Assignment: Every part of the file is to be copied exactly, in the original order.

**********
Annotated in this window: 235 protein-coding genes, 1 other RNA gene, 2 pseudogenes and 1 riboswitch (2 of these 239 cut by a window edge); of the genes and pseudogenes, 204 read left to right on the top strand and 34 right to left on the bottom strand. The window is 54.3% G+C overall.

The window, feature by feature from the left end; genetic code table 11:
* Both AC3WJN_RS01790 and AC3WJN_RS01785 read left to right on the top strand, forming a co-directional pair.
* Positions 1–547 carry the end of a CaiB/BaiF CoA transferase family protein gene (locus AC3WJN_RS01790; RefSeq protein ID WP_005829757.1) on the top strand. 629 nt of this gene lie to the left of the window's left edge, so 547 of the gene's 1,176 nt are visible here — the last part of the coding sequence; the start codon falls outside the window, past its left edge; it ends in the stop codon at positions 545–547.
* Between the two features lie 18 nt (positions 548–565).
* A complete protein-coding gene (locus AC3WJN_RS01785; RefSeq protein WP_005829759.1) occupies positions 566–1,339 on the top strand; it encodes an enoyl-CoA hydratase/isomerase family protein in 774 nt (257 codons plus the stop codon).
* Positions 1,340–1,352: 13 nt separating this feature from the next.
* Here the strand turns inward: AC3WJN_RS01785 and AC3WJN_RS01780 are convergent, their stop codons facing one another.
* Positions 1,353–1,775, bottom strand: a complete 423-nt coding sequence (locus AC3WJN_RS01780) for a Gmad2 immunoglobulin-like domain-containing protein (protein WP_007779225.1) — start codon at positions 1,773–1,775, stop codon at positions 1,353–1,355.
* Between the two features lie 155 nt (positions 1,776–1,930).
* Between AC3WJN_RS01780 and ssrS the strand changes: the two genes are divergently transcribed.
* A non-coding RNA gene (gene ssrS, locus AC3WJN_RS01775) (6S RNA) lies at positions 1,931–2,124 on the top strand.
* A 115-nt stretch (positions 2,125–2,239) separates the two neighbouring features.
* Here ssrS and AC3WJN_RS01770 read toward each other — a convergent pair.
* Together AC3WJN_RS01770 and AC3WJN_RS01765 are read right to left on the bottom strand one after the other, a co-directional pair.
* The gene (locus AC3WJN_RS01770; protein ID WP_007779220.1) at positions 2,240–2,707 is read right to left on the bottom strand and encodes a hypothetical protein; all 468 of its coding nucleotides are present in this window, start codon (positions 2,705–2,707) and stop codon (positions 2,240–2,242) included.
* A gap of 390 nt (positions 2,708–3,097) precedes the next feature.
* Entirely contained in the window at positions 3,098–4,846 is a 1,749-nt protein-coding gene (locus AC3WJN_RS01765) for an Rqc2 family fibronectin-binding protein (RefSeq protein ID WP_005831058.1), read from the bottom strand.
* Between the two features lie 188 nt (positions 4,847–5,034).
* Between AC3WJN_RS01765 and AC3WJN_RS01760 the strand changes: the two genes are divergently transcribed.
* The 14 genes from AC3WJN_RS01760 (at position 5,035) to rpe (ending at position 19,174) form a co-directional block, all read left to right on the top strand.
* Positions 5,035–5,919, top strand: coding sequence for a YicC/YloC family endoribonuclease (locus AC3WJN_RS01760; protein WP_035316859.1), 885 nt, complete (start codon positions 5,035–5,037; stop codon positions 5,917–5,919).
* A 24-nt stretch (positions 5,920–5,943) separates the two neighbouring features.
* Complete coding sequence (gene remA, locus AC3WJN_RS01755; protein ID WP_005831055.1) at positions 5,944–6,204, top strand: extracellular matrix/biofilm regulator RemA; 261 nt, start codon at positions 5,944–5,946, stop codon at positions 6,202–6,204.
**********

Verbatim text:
Annotated in this window: 235 protein-coding genes, 1 other RNA gene, 2 pseudogenes and 1 riboswitch (2 of these 239 cut by a window edge); of the genes and pseudogenes, 204 read left to right on the top strand and 34 right to left on the bottom strand. The window is 54.3% G+C overall.

The window, feature by feature from the left end; genetic code table 11:
* Both AC3WJN_RS01790 and AC3WJN_RS01785 read left to right on the top strand, forming a co-directional pair.
* Positions 1–547 carry the end of a CaiB/BaiF CoA transferase family protein gene (locus AC3WJN_RS01790; RefSeq protein ID WP_005829757.1) on the top strand. 629 nt of this gene lie to the left of the window's left edge, so 547 of the gene's 1,176 nt are visible here — the last part of the coding sequence; the start codon falls outside the window, past its left edge; it ends in the stop codon at positions 545–547.
* Between the two features lie 18 nt (positions 548–565).
* A complete protein-coding gene (locus AC3WJN_RS01785; RefSeq protein WP_005829759.1) occupies positions 566–1,339 on the top strand; it encodes an enoyl-CoA hydratase/isomerase family protein in 774 nt (257 codons plus the stop codon).
* Positions 1,340–1,352: 13 nt separating this feature from the next.
* Here the strand turns inward: AC3WJN_RS01785 and AC3WJN_RS01780 are convergent, their stop codons facing one another.
* Positions 1,353–1,775, bottom strand: a complete 423-nt coding sequence (locus AC3WJN_RS01780) for a Gmad2 immunoglobulin-like domain-containing protein (protein WP_007779225.1) — start codon at positions 1,773–1,775, stop codon at positions 1,353–1,355.
* Between the two features lie 155 nt (positions 1,776–1,930).
* Between AC3WJN_RS01780 and ssrS the strand changes: the two genes are divergently transcribed.
* A non-coding RNA gene (gene ssrS, locus AC3WJN_RS01775) (6S RNA) lies at positions 1,931–2,124 on the top strand.
* A 115-nt stretch (positions 2,125–2,239) separates the two neighbouring features.
* Here ssrS and AC3WJN_RS01770 read toward each other — a convergent pair.
* Together AC3WJN_RS01770 and AC3WJN_RS01765 are read right to left on the bottom strand one after the other, a co-directional pair.
* The gene (locus AC3WJN_RS01770; protein ID WP_007779220.1) at positions 2,240–2,707 is read right to left on the bottom strand and encodes a hypothetical protein; all 468 of its coding nucleotides are present in this window, start codon (positions 2,705–2,707) and stop codon (positions 2,240–2,242) included.
* A gap of 390 nt (positions 2,708–3,097) precedes the next feature.
* Entirely contained in the window at positions 3,098–4,846 is a 1,749-nt protein-coding gene (locus AC3WJN_RS01765) for an Rqc2 family fibronectin-binding protein (RefSeq protein ID WP_005831058.1), read from the bottom strand.
* Between the two features lie 188 nt (positions 4,847–5,034).
* Between AC3WJN_RS01765 and AC3WJN_RS01760 the strand changes: the two genes are divergently transcribed.
* The 14 genes from AC3WJN_RS01760 (at position 5,035) to rpe (ending at position 19,174) form a co-directional block, all read left to right on the top strand.
* Positions 5,035–5,919, top strand: coding sequence for a YicC/YloC family endoribonuclease (locus AC3WJN_RS01760; protein WP_035316859.1), 885 nt, complete (start codon positions 5,035–5,037; stop codon positions 5,917–5,919).
* A 24-nt stretch (positions 5,920–5,943) separates the two neighbouring features.
* Complete coding sequence (gene remA, locus AC3WJN_RS01755; protein ID WP_005831055.1) at positions 5,944–6,204, top strand: extracellular matrix/biofilm regulator RemA; 261 nt, start codon at positions 5,944–5,946, stop codon at positions 6,202–6,204.